Once your team is satisfied with the performance of your extension and the results they see in the Sandbox tool, you should be ready to create an extension package and upload it to the integration environment. Before that, please be sure to validate that any required fields or settings are present. For example, reviewing your extension manifest, your extension configuration, your views, and your library modules (at a minimum) would be good practice. One specific example is to verify your logo file exists: Add an "iconPath": "example.svg", line to your extension.json file and include that logo image file in your project. This is the relative path to the icon that will be displayed for the extension within Launch. It should not begin with a slash. It must reference an SVG file with a .svg extension. The SVG should appear normally when rendered square and may be scaled by our user interface. See How to Scale SVG for more details.

The Extension Package

The extension package you upload to our system is nothing more than a .zip file of your project. reactor-packager is a command-line utility for packaging a Launch extension into a zip file. While using this utility is not required, it is highly recommended. It will validate your extension and make an effort to exclude anything from the zip file not necessary for the extension to run properly.

Uploading & Patching Extensions

Uploading and patching extension packages in our integration environment is currently done with cURL commands from a terminal window or command prompt to access the API. If you prefer, you can use a free tool like Postman or other REST or API applications or browser extensions to interact with the API. If you prefer to write your own application or tool to use the Adobe I/O integration, you are free to use any language and/or framework you choose.


Documentation for the API is available at These docs are being actively updated and are subject to change. As a convenience, we provide the most relevant notes below to help you get started.


Please note: As of this writing, API access is preliminary and may be changing prior to production release. We will do our best to keep developers up to date, but please delay other itegrations with our APIs until we reach 1.0 in production with public API access later this year.

Adobe I/O Integration

Before you can work with the API to upload or patch your extension package, you need to create an integration through Adobe I/O. We’ll create a JSON Web Token (JWT) and we’ll use it in the Adobe I/O console to create a bearer token. This bearer token will be used in your API calls to upload or patch your extension packages.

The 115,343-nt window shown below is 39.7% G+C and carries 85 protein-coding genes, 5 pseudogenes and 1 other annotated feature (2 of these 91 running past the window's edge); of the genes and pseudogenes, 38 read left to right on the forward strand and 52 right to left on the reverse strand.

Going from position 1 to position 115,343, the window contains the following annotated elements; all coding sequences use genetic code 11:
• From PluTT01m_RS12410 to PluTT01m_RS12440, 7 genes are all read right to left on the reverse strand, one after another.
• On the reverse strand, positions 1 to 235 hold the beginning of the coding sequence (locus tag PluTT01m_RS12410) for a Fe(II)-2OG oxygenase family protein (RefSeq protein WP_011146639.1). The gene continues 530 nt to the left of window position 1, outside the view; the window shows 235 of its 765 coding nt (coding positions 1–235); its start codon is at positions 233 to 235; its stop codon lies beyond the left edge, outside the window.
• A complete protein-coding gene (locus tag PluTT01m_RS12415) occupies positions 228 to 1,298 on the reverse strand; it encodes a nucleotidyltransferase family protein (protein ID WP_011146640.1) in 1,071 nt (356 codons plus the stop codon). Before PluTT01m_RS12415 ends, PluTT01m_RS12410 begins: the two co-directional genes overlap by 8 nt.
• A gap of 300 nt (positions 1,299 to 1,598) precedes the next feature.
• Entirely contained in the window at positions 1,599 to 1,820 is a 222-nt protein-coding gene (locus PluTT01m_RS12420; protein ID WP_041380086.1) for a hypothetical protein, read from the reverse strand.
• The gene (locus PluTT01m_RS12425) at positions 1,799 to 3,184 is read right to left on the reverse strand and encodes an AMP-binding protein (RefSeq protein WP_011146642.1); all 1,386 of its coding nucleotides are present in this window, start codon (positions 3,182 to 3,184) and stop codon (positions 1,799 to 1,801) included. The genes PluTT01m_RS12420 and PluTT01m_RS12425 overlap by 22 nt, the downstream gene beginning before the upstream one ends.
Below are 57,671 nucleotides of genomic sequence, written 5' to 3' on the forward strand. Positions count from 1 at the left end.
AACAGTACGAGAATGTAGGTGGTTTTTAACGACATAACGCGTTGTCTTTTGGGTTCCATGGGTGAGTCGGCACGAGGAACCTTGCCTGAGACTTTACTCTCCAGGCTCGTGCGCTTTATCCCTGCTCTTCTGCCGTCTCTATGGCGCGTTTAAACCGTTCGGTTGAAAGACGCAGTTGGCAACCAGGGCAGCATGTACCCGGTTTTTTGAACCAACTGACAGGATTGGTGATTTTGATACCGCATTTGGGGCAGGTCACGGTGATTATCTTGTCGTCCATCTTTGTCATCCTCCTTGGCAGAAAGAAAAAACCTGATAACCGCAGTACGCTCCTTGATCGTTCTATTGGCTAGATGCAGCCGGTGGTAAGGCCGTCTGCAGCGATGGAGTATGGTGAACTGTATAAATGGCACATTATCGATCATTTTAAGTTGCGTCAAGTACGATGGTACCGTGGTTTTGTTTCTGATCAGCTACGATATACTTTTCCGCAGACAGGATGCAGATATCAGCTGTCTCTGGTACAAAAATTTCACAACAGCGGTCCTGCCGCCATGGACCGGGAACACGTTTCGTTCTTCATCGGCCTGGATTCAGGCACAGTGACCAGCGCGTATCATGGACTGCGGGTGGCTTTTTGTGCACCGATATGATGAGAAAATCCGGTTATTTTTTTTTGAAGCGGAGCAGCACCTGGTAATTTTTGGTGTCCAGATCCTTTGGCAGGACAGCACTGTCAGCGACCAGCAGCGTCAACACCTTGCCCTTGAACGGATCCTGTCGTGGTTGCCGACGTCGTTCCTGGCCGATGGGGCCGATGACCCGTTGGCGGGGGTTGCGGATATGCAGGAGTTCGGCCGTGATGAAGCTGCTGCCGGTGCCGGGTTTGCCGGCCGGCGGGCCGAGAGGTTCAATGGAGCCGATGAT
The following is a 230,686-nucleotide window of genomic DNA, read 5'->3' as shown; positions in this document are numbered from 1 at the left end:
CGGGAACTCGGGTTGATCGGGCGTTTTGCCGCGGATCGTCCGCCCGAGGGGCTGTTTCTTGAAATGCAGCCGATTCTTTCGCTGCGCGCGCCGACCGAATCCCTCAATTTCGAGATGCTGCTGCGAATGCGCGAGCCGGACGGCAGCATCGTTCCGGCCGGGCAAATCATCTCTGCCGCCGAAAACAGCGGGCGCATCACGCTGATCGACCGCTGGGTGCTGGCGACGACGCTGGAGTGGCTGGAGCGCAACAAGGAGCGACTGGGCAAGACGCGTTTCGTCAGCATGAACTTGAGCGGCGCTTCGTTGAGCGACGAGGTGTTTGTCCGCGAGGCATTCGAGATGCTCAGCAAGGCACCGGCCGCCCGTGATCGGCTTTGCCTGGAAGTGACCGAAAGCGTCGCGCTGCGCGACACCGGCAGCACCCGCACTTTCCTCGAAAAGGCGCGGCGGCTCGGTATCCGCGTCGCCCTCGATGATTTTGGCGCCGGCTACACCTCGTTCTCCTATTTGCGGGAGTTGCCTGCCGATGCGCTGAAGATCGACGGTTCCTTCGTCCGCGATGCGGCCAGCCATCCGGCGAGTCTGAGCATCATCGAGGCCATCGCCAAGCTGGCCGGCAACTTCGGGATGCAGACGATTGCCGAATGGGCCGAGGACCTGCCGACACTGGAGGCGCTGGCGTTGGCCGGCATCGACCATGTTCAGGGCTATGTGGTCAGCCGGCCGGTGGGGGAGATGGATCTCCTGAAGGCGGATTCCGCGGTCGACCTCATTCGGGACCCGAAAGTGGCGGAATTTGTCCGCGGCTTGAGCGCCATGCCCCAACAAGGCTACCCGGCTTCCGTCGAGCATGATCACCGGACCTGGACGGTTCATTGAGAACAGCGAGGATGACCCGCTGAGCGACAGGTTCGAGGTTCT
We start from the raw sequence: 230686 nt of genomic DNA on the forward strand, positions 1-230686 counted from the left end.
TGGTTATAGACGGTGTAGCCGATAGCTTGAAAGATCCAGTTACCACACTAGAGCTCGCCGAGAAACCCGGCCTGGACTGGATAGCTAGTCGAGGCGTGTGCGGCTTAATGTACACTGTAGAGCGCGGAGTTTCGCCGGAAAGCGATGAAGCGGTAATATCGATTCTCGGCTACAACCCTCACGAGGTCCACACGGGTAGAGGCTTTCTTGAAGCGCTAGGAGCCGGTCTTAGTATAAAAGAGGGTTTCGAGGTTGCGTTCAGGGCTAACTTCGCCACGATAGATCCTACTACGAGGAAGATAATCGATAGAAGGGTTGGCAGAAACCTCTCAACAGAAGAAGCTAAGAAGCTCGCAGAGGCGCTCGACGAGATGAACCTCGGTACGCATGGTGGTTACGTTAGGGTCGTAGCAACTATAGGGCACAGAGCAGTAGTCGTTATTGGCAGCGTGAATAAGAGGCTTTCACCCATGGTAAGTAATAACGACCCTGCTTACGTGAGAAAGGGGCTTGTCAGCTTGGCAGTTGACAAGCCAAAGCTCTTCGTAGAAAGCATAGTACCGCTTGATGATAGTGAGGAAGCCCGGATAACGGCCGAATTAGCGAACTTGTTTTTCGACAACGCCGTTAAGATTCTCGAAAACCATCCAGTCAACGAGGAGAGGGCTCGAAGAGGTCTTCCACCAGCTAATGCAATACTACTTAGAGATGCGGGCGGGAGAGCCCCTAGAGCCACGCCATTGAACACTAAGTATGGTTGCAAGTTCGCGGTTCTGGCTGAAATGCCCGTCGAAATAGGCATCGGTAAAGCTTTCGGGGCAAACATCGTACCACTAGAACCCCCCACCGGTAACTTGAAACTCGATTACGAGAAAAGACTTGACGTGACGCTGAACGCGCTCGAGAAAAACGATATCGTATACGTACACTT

For programmatic access, here’s a good reference from the I/O team on how to generate a JWT and exchange it for an access token:

Create a New I/O Integration

You can purchase key pairs or generate your own self signed keys. If you want to create your own keys, follow these steps in your terminal:

mkdir keys
cd keys
openssl req -x509 -sha256 -nodes -days 365 -newkey rsa:2048 -keyout reactor_integration_test_private.key -out reactor_integration_test_public.crt

We recommend naming your keys for easy reference later, and to store them in a folder. If you create multiple integrations, then you can easily identify and manage which keys go with which integration.

Openssl asks for some information that will be incorporated into the keys:

Country Name (2 letter code:  // Example: US
State or Province Name:  // Example: California
Locality Name (eg, city):  // Example: Santa Monica
Organization Name (eg, company):  // Example: Grunions Incorporated
Organizational Unit Name (eg, section):  // Example: Engineering
Common Name (e.g. server FQDN or YOUR name):  // Example: Jane Doe
Email Address:  // Example:

After you input your information, open the current directory and you should see your .key and .crt files, with the name you used in the openssl command above. Here’s an example:

Adobe I/O Console and Your Bearer Token
  • Go to and sign in with your Adobe ID.
  • Click the blue “New Integration” button
  • Select “Access an API”, then click “Continue”
  • Select “New integration”, then click “Continue”
  • Select the Adobe service to integrate with: select “Launch, by Adobe” and click “Continue”
  • On the “Create a new integration” screen, enter a Name and Description. Drag & drop your xxxx_public.crt file onto the “Public keys certificates” drop zone. At the bottom of the screen, under “Launch, by Adobe Configuration”, select “Admin” as the role and click the blue button:

  • You should see the “Integration created” screen that says “Your integration has been created. Click “Continue to integration details”
  • On the “Overview” screen of the integration, you should copy and note the information for your integration.